View Full Version : FAN REVIEWS: 'Vegas'

December 6th, 2008, 08:31 PM
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<FONT SIZE="4"><A HREF="http://www.gateworld.net/atlantis/s5/519.shtml" STYLE="text-decoration: none">VEGAS</A></FONT>
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In the city of Las Vegas, Detective John Sheppard must solve the case on a long string of unusual murders -- perpetrated by a Wraith in hiding.

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January 5th, 2009, 04:10 PM
I don’t often mention it, but I find the entire “CSI” franchise to be a waste. What could have been a far more interesting series was quickly revealed as style over substance. In particular, the writing and acting is abysmal, and the directorial style seems based on a combination of ADHD and excessive drug abuse. I have yet to get through even one episode of that series, despite multiple attempts on the advice of others.

So it’s not hard to understand my reaction to this episode. As clever as it was to co-opt and mock the “CSI” formula to tell a very different kind of “Stargate” story, I found it very hard to enjoy. I’ll give everyone full credit for the effort that was put into the presentation and characterization, and the cast (particularly Flanagan and Hewlett) pulled it off beautifully, but I kept waiting for things to return to some semblance of normalcy. After all, we like to say that change is good, but that only applies if the changes are actually palatable.

In terms of plot, this was also a bit of a cheat. The writers wanted to set up a major Earth/Wraith conflict at the end of the season/series. So why not build up to it over the course of the season? Instead, they use this alternate reality episode to jump-start the plot, thus allowing for the invasion without the need to spend time on setting it up. Considering some of the questionable plotting decisions this season, including entire episodes that have felt like a waste of time (even without the cancellation in mind), this feels like a massive plot convenience.

I’m sure this will appeal to a number of fans (especially those who love anything involving Sheppard and McKay). It does provide a prelude to the finale, and for that reason alone, it justifies its existence. That said, for me, the style was abrasive and made it hard to enjoy. In fact, my reaction to “Vegas” was similar to my reaction to “Sateda”, another episode directed by Robert Cooper where style was very much in the forefront. When style becomes an unwelcome distraction, the results will always be hit or miss.

John Keegan
Reprinted with permission
Original source: c. Critical Myth, 2009
All rights reserved
Link: http://www.criticalmyth.com

January 6th, 2009, 02:57 PM
Vegas is not just a step outside of the box entitled Stargate: Atlantis but an entire leap. On one hand, this is a clever and stylishly told alternate reality story with Sheppard at its centre yet on the other it leaves behind just about everything familiar about the show that the audience has tuned into see beyond the Atlantis mythos itself.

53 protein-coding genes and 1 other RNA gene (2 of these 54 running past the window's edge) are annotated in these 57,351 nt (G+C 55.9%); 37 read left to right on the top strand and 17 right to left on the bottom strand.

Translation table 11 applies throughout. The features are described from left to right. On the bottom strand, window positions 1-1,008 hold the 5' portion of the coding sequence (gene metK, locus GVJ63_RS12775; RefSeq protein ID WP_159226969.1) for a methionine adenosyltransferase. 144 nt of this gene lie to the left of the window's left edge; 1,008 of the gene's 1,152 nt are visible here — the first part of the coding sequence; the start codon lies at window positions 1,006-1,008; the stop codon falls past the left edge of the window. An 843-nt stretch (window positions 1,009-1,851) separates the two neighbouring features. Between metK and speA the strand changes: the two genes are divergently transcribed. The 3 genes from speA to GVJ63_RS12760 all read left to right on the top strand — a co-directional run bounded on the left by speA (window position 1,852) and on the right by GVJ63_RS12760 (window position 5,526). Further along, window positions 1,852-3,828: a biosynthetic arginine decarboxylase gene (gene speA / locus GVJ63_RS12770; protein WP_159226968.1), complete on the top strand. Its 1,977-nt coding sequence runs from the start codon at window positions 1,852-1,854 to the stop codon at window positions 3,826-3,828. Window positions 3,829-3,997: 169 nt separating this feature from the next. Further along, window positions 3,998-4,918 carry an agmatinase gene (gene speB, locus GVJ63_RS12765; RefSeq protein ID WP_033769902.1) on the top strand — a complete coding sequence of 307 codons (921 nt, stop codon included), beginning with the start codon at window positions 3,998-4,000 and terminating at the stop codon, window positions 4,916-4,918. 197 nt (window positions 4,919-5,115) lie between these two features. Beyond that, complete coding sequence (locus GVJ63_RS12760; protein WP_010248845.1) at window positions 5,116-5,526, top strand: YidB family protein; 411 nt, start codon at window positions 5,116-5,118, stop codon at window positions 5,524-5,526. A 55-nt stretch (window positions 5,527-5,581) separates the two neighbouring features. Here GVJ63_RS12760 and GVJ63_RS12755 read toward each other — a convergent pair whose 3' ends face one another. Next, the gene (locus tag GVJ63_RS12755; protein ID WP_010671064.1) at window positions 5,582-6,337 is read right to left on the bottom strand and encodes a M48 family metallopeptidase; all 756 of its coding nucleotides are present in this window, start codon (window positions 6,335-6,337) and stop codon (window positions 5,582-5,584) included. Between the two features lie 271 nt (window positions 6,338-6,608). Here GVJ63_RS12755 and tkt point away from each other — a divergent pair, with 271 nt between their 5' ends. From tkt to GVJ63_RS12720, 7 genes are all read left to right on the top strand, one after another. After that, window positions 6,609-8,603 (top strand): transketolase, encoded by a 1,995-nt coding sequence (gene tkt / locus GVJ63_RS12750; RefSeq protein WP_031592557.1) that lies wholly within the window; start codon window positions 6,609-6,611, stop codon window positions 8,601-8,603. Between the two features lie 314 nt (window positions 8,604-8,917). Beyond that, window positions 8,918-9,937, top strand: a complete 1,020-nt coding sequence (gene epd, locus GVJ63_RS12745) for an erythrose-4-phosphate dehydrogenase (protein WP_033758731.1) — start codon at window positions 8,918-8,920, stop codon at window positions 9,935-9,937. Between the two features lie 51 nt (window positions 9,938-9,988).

The absence of the familiar is the most wrenching aspect. From the get-go, the startling difference in the style shoves the audience into uncomfortable territory. It’s Earth; it’s John but not as we know him; and the differences make the truth sink in fast: this is not our reality. This is supported by the use of CSI style flashbacks and filming techniques which give an unfamiliar framework and underscores to the audience that this is not the Atlantis that we know. It is on this single aspect that Vegas both excels and fails.

It fails because it doesn’t deliver Stargate Atlantis; there is no team here. These characters are not the characters that we have supported for five years but doppelgangers living the road not taken …and Teyla and Ronon don’t even get to make any kind of appearance at all. Neither does the city of Atlantis feature. Not a shot of the city nor the Stargate is in sight. Everything is Earth based and the entire story is set in a parallel universe with no interaction with our own.

I love AU stories; some of Stargate’s best episodes have touched on AUs; SG1’s There But For the Grace of God being the first and arguably best of these but I also love SGA’s Before I Sleep. Yet the draw of these stories has always been the Alice in Wonderland nature of seeing ‘our’ characters interact with their doubles or have to deal with the alternate reality. That is missing here and that loss is felt.

Instead what we do get is an original take: the story is completely within an AU and told primarily through the double of John Sheppard who is used as the outsider to hold up a mirror to the Atlantis expedition. Here Sheppard is the anti-hero; a loner with gambling debts, barely scraping by professionally, and no lasting connection it seems to anything but his car. Yet scratch the surface and given a chance, and a very recognisable Sheppard emerges from the shadows; intelligent, heroic, and saving the Earth. Joe Flanigan acts his socks off.